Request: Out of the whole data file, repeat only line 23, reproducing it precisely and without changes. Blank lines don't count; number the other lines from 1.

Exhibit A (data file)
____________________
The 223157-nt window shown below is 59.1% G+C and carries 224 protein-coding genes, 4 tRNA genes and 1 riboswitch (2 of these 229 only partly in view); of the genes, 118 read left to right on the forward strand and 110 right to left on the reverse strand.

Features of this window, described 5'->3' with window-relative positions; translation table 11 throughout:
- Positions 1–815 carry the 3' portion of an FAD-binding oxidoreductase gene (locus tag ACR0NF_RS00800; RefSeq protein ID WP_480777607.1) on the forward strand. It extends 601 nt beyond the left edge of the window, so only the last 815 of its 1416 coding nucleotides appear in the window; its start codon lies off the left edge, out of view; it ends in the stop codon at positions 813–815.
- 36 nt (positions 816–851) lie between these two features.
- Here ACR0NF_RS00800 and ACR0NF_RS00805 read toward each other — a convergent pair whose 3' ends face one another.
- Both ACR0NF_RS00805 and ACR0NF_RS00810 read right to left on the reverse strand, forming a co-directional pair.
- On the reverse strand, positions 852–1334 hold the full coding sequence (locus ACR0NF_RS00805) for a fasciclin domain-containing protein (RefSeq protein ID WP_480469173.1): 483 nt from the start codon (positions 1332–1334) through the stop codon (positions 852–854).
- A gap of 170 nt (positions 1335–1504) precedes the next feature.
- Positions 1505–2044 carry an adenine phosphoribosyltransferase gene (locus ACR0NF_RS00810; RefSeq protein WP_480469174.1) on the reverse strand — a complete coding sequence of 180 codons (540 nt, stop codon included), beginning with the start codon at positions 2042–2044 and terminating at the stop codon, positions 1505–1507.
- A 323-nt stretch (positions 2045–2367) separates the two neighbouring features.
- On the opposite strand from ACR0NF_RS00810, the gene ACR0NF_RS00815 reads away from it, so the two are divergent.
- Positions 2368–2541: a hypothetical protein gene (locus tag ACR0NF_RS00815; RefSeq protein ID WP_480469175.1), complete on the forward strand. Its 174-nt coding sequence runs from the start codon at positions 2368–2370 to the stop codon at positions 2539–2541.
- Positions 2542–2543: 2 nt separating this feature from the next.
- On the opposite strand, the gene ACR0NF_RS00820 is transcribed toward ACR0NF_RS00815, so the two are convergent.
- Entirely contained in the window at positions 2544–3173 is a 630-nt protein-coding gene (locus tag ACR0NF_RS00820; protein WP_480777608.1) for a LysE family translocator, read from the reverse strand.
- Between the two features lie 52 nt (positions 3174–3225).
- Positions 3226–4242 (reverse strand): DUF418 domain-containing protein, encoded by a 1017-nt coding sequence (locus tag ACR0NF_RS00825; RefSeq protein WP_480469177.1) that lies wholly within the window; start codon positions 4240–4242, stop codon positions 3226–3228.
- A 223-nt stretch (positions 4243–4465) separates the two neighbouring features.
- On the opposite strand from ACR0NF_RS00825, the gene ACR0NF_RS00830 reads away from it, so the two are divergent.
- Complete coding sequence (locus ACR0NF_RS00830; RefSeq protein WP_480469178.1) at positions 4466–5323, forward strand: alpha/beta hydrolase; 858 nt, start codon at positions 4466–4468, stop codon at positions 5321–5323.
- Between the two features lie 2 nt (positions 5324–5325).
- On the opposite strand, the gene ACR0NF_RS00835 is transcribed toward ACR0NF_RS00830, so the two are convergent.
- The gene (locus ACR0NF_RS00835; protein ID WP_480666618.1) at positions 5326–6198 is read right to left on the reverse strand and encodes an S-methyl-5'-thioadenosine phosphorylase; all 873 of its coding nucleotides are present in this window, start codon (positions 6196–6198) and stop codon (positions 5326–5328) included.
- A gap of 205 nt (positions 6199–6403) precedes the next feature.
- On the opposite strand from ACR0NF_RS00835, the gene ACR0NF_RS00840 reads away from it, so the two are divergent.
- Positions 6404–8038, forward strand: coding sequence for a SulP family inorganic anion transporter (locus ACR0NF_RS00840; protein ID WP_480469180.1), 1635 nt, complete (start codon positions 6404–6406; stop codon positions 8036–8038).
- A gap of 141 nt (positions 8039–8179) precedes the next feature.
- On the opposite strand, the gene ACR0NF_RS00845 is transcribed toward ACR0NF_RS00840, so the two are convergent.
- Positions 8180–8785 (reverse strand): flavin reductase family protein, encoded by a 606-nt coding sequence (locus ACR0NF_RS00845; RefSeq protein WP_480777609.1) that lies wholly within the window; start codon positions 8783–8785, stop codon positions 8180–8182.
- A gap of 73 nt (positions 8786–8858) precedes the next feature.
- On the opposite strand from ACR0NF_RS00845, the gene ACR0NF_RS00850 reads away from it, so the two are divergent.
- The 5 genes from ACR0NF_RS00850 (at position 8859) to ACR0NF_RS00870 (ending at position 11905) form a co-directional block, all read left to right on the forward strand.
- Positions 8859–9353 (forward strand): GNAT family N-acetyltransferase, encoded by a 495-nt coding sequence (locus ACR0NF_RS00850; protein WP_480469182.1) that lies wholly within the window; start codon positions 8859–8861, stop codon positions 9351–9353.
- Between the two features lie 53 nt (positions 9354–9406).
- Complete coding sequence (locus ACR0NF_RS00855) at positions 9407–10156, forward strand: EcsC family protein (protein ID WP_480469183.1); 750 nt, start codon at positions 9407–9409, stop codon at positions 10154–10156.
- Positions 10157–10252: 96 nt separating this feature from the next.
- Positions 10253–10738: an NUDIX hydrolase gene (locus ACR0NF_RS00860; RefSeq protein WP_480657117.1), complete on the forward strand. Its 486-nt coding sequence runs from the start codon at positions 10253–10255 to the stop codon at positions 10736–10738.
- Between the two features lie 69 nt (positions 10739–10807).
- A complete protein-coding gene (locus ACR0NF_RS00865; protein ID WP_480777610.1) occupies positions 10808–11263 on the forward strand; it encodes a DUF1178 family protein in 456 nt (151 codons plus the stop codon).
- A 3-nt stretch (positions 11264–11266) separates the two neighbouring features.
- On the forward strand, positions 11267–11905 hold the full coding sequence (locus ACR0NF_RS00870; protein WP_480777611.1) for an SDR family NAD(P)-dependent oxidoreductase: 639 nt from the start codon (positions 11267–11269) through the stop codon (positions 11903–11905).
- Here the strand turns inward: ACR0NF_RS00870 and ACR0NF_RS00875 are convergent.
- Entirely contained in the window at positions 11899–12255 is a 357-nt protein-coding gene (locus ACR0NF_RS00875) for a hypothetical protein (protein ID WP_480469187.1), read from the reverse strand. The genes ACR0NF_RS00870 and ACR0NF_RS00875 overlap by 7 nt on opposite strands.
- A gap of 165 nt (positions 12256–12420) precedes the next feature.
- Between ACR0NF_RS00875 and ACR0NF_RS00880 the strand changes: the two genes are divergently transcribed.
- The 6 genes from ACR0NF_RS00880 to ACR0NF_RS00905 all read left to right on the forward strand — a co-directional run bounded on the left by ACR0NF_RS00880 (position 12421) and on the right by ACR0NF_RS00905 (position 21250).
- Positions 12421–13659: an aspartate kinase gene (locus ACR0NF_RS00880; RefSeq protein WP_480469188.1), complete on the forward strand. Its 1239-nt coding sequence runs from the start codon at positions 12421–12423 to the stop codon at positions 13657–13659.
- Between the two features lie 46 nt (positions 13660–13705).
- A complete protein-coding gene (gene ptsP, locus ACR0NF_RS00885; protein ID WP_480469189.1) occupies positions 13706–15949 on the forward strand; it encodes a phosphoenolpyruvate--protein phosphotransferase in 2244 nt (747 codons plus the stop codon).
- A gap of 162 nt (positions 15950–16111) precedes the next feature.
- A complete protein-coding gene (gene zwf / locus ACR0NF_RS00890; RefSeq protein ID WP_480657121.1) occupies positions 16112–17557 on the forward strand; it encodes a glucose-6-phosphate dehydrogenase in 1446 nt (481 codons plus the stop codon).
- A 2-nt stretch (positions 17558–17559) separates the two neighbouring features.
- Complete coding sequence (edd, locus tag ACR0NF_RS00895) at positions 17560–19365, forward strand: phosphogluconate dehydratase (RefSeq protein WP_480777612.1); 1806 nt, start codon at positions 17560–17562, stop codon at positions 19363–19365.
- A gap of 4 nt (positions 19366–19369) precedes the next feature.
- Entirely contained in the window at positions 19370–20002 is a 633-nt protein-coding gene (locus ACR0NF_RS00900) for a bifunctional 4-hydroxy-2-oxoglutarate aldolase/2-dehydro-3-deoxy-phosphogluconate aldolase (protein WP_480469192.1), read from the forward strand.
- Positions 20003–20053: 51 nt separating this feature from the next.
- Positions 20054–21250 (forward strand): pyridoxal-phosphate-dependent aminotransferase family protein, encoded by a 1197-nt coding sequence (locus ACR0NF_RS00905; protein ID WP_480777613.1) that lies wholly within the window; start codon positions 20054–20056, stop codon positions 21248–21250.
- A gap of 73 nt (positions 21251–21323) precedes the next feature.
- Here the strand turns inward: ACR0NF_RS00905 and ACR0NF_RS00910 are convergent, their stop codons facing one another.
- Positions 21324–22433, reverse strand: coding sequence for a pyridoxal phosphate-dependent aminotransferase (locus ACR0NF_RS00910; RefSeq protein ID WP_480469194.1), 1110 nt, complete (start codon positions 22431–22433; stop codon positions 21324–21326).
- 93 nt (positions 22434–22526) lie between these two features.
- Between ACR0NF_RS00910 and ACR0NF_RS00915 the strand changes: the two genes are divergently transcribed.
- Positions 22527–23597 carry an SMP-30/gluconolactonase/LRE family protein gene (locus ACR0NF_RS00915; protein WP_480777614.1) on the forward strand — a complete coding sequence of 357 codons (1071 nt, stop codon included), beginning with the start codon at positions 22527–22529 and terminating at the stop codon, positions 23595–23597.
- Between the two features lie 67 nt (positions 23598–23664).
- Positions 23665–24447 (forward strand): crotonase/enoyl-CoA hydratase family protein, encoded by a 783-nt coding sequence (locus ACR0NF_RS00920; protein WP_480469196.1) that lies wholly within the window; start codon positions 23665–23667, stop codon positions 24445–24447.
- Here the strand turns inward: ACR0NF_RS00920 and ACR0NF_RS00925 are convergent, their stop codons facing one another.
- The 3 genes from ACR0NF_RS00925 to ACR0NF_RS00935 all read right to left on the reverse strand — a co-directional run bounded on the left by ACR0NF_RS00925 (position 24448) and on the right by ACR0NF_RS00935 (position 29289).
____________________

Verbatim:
- The gene (locus ACR0NF_RS00835; protein ID WP_480666618.1) at positions 5326–6198 is read right to left on the reverse strand and encodes an S-methyl-5'-thioadenosine phosphorylase; all 873 of its coding nucleotides are present in this window, start codon (positions 6196–6198) and stop codon (positions 5326–5328) included.